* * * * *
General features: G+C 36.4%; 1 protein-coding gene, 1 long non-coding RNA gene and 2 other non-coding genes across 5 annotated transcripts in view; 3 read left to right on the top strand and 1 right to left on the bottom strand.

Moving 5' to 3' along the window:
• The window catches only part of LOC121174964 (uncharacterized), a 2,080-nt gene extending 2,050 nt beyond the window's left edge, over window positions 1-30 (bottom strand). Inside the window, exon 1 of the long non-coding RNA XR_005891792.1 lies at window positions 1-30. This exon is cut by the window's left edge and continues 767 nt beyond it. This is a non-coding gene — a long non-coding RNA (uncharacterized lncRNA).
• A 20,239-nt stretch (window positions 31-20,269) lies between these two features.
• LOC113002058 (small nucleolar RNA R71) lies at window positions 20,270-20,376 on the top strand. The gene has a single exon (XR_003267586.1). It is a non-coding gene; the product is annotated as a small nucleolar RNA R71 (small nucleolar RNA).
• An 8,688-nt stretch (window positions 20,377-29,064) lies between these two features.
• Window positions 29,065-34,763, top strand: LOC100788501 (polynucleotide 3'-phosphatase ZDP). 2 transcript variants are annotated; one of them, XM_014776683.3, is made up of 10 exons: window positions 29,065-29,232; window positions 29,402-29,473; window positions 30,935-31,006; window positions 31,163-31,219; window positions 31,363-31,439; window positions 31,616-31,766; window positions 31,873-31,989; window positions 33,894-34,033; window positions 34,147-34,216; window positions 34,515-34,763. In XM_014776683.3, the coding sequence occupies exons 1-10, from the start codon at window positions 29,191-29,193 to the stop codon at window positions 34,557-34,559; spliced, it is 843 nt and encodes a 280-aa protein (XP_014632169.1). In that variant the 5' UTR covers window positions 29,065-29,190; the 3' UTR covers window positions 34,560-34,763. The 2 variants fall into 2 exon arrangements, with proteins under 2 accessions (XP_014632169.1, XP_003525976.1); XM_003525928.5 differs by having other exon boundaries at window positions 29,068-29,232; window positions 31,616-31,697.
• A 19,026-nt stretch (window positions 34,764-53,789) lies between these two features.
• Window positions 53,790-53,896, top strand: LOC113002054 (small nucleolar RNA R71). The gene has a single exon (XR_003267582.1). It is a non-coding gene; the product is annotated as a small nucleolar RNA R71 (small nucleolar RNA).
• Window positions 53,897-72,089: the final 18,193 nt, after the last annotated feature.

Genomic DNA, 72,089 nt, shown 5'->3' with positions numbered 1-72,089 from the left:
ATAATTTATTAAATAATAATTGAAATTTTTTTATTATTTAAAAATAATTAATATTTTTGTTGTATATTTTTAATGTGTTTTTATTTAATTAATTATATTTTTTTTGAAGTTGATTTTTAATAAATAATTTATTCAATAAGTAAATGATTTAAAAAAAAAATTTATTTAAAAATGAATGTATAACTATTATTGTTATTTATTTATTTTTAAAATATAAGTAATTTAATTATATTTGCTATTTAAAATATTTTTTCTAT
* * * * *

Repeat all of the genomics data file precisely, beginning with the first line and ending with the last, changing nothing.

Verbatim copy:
General features: G+C 36.4%; 1 protein-coding gene, 1 long non-coding RNA gene and 2 other non-coding genes across 5 annotated transcripts in view; 3 read left to right on the top strand and 1 right to left on the bottom strand.

Moving 5' to 3' along the window:
• The window catches only part of LOC121174964 (uncharacterized), a 2,080-nt gene extending 2,050 nt beyond the window's left edge, over window positions 1-30 (bottom strand). Inside the window, exon 1 of the long non-coding RNA XR_005891792.1 lies at window positions 1-30. This exon is cut by the window's left edge and continues 767 nt beyond it. This is a non-coding gene — a long non-coding RNA (uncharacterized lncRNA).
• A 20,239-nt stretch (window positions 31-20,269) lies between these two features.
• LOC113002058 (small nucleolar RNA R71) lies at window positions 20,270-20,376 on the top strand. The gene has a single exon (XR_003267586.1). It is a non-coding gene; the product is annotated as a small nucleolar RNA R71 (small nucleolar RNA).
• An 8,688-nt stretch (window positions 20,377-29,064) lies between these two features.
• Window positions 29,065-34,763, top strand: LOC100788501 (polynucleotide 3'-phosphatase ZDP). 2 transcript variants are annotated; one of them, XM_014776683.3, is made up of 10 exons: window positions 29,065-29,232; window positions 29,402-29,473; window positions 30,935-31,006; window positions 31,163-31,219; window positions 31,363-31,439; window positions 31,616-31,766; window positions 31,873-31,989; window positions 33,894-34,033; window positions 34,147-34,216; window positions 34,515-34,763. In XM_014776683.3, the coding sequence occupies exons 1-10, from the start codon at window positions 29,191-29,193 to the stop codon at window positions 34,557-34,559; spliced, it is 843 nt and encodes a 280-aa protein (XP_014632169.1). In that variant the 5' UTR covers window positions 29,065-29,190; the 3' UTR covers window positions 34,560-34,763. The 2 variants fall into 2 exon arrangements, with proteins under 2 accessions (XP_014632169.1, XP_003525976.1); XM_003525928.5 differs by having other exon boundaries at window positions 29,068-29,232; window positions 31,616-31,697.
• A 19,026-nt stretch (window positions 34,764-53,789) lies between these two features.
• Window positions 53,790-53,896, top strand: LOC113002054 (small nucleolar RNA R71). The gene has a single exon (XR_003267582.1). It is a non-coding gene; the product is annotated as a small nucleolar RNA R71 (small nucleolar RNA).
• Window positions 53,897-72,089: the final 18,193 nt, after the last annotated feature.

Genomic DNA, 72,089 nt, shown 5'->3' with positions numbered 1-72,089 from the left:
ATAATTTATTAAATAATAATTGAAATTTTTTTATTATTTAAAAATAATTAATATTTTTGTTGTATATTTTTAATGTGTTTTTATTTAATTAATTATATTTTTTTTGAAGTTGATTTTTAATAAATAATTTATTCAATAAGTAAATGATTTAAAAAAAAAATTTATTTAAAAATGAATGTATAACTATTATTGTTATTTATTTATTTTTAAAATATAAGTAATTTAATTATATTTGCTATTTAAAATATTTTTTCTAT